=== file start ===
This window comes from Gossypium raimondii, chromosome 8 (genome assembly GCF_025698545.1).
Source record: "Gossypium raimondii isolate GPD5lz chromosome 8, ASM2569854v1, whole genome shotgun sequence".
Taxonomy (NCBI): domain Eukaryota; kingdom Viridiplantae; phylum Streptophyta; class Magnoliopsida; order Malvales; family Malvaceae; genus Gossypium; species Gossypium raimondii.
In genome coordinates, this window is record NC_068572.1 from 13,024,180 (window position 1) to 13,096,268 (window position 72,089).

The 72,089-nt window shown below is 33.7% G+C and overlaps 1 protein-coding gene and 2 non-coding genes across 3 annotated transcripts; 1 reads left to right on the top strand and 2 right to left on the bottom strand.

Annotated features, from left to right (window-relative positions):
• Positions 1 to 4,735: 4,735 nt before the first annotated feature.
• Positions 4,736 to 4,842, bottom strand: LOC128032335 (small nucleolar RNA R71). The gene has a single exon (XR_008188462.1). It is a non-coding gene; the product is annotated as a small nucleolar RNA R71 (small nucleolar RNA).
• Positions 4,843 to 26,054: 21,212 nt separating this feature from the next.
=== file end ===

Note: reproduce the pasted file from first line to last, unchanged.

This window comes from Gossypium raimondii, chromosome 8 (genome assembly GCF_025698545.1).
Source record: "Gossypium raimondii isolate GPD5lz chromosome 8, ASM2569854v1, whole genome shotgun sequence".
Taxonomy (NCBI): domain Eukaryota; kingdom Viridiplantae; phylum Streptophyta; class Magnoliopsida; order Malvales; family Malvaceae; genus Gossypium; species Gossypium raimondii.
In genome coordinates, this window is record NC_068572.1 from 13,024,180 (window position 1) to 13,096,268 (window position 72,089).

The 72,089-nt window shown below is 33.7% G+C and overlaps 1 protein-coding gene and 2 non-coding genes across 3 annotated transcripts; 1 reads left to right on the top strand and 2 right to left on the bottom strand.

Annotated features, from left to right (window-relative positions):
• Positions 1 to 4,735: 4,735 nt before the first annotated feature.
• Positions 4,736 to 4,842, bottom strand: LOC128032335 (small nucleolar RNA R71). The gene has a single exon (XR_008188462.1). It is a non-coding gene; the product is annotated as a small nucleolar RNA R71 (small nucleolar RNA).
• Positions 4,843 to 26,054: 21,212 nt separating this feature from the next.